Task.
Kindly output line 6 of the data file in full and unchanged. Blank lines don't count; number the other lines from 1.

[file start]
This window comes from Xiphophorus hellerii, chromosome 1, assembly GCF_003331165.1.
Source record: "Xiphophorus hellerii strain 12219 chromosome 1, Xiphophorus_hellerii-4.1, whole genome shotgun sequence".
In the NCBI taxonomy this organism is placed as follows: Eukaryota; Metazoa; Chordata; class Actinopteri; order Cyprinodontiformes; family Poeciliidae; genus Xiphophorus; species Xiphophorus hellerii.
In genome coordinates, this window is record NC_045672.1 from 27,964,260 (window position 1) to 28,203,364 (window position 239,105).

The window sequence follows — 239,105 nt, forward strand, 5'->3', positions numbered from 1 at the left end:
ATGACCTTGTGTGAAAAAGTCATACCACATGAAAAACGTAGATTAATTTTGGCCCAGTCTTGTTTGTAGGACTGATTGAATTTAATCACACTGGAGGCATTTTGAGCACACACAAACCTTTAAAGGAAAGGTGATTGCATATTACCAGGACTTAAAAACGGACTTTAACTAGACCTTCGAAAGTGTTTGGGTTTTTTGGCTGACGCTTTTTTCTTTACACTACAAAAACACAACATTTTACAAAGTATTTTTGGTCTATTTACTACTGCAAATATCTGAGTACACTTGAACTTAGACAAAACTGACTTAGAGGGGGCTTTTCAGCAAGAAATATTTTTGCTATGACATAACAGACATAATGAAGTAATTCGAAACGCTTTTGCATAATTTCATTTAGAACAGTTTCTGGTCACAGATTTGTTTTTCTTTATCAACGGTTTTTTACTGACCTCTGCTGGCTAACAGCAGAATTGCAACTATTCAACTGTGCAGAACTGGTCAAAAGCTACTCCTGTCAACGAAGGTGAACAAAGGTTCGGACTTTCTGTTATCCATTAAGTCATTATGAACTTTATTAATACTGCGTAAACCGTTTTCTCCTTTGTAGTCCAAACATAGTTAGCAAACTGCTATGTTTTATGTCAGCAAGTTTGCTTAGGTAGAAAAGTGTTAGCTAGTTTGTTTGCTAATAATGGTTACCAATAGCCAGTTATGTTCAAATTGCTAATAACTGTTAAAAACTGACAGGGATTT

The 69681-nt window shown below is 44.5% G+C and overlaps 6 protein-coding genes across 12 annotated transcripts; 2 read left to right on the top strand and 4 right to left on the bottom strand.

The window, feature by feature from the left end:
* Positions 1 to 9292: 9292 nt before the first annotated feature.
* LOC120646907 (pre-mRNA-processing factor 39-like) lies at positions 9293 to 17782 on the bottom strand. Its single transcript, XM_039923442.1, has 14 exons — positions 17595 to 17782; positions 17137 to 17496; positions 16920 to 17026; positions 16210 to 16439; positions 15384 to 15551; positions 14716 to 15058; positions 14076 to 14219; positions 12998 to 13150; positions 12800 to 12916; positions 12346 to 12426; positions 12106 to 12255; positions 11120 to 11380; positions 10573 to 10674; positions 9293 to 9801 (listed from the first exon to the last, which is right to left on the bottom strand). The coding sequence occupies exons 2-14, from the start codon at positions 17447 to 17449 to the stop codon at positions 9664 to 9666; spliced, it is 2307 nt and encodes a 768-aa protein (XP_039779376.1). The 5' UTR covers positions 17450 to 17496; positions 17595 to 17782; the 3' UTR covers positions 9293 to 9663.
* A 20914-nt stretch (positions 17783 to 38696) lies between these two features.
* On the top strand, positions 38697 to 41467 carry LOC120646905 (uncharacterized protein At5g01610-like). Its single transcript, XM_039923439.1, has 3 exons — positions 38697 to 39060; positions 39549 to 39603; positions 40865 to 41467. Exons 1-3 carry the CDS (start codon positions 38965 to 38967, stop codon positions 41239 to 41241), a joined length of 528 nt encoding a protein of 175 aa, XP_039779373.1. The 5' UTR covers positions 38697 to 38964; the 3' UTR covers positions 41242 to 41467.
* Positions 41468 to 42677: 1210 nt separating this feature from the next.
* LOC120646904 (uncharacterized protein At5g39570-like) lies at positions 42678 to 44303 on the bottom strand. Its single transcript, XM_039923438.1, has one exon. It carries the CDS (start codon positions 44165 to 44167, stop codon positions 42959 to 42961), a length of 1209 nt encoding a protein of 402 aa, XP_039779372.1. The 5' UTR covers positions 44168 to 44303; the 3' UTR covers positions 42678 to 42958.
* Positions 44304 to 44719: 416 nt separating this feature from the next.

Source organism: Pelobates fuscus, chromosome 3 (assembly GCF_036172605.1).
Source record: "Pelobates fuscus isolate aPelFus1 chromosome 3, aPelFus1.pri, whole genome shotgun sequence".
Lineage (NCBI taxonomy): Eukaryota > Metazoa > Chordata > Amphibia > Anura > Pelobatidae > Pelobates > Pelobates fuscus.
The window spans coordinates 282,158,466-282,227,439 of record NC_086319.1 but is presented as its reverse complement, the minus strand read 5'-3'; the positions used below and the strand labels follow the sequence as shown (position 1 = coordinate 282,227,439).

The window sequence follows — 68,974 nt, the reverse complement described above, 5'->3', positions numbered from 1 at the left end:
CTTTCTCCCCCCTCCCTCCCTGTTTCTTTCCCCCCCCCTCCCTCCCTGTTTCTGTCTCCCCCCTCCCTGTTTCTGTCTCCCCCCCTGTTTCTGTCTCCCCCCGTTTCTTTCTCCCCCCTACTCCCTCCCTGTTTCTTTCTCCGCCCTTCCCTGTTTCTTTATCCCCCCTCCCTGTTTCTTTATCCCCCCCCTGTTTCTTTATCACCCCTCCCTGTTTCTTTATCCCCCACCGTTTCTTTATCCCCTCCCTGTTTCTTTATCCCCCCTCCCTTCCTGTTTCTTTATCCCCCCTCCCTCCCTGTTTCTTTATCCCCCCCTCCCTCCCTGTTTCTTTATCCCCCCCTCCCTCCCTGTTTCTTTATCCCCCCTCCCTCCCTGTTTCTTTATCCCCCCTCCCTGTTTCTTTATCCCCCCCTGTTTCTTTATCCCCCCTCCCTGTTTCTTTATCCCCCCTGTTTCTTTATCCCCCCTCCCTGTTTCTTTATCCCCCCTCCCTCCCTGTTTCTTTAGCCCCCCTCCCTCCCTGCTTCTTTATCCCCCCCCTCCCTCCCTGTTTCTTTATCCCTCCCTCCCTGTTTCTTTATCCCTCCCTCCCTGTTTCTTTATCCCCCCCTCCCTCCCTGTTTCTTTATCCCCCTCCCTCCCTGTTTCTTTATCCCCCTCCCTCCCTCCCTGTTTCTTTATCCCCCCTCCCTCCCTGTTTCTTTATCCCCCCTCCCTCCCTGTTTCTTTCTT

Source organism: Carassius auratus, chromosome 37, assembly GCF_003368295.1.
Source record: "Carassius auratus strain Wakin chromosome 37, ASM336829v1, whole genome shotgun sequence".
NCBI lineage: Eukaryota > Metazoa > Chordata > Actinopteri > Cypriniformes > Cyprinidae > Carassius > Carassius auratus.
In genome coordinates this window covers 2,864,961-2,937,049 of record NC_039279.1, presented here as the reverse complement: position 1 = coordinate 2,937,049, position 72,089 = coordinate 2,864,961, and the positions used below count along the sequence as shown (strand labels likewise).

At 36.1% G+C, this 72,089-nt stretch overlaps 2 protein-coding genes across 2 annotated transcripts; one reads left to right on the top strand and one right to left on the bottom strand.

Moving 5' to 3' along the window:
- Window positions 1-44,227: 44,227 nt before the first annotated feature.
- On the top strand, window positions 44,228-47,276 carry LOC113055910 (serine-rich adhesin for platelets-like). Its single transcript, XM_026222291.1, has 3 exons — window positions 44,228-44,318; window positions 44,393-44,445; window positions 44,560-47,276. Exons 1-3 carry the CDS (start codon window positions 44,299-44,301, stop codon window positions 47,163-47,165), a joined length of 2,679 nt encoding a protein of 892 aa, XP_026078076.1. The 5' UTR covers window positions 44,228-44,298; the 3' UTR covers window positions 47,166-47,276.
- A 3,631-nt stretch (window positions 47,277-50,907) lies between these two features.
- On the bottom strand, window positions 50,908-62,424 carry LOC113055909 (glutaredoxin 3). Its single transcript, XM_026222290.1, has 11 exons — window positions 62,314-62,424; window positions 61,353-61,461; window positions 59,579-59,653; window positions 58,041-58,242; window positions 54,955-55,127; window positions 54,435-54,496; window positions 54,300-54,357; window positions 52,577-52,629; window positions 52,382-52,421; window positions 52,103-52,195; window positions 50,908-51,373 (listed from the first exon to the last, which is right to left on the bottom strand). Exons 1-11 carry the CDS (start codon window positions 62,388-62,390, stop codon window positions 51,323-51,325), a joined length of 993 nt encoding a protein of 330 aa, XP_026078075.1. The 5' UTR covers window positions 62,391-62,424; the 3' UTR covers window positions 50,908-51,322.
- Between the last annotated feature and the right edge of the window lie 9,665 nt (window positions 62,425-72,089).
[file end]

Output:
ATGACCTTGTGTGAAAAAGTCATACCACATGAAAAACGTAGATTAATTTTGGCCCAGTCTTGTTTGTAGGACTGATTGAATTTAATCACACTGGAGGCATTTTGAGCACACACAAACCTTTAAAGGAAAGGTGATTGCATATTACCAGGACTTAAAAACGGACTTTAACTAGACCTTCGAAAGTGTTTGGGTTTTTTGGCTGACGCTTTTTTCTTTACACTACAAAAACACAACATTTTACAAAGTATTTTTGGTCTATTTACTACTGCAAATATCTGAGTACACTTGAACTTAGACAAAACTGACTTAGAGGGGGCTTTTCAGCAAGAAATATTTTTGCTATGACATAACAGACATAATGAAGTAATTCGAAACGCTTTTGCATAATTTCATTTAGAACAGTTTCTGGTCACAGATTTGTTTTTCTTTATCAACGGTTTTTTACTGACCTCTGCTGGCTAACAGCAGAATTGCAACTATTCAACTGTGCAGAACTGGTCAAAAGCTACTCCTGTCAACGAAGGTGAACAAAGGTTCGGACTTTCTGTTATCCATTAAGTCATTATGAACTTTATTAATACTGCGTAAACCGTTTTCTCCTTTGTAGTCCAAACATAGTTAGCAAACTGCTATGTTTTATGTCAGCAAGTTTGCTTAGGTAGAAAAGTGTTAGCTAGTTTGTTTGCTAATAATGGTTACCAATAGCCAGTTATGTTCAAATTGCTAATAACTGTTAAAAACTGACAGGGATTT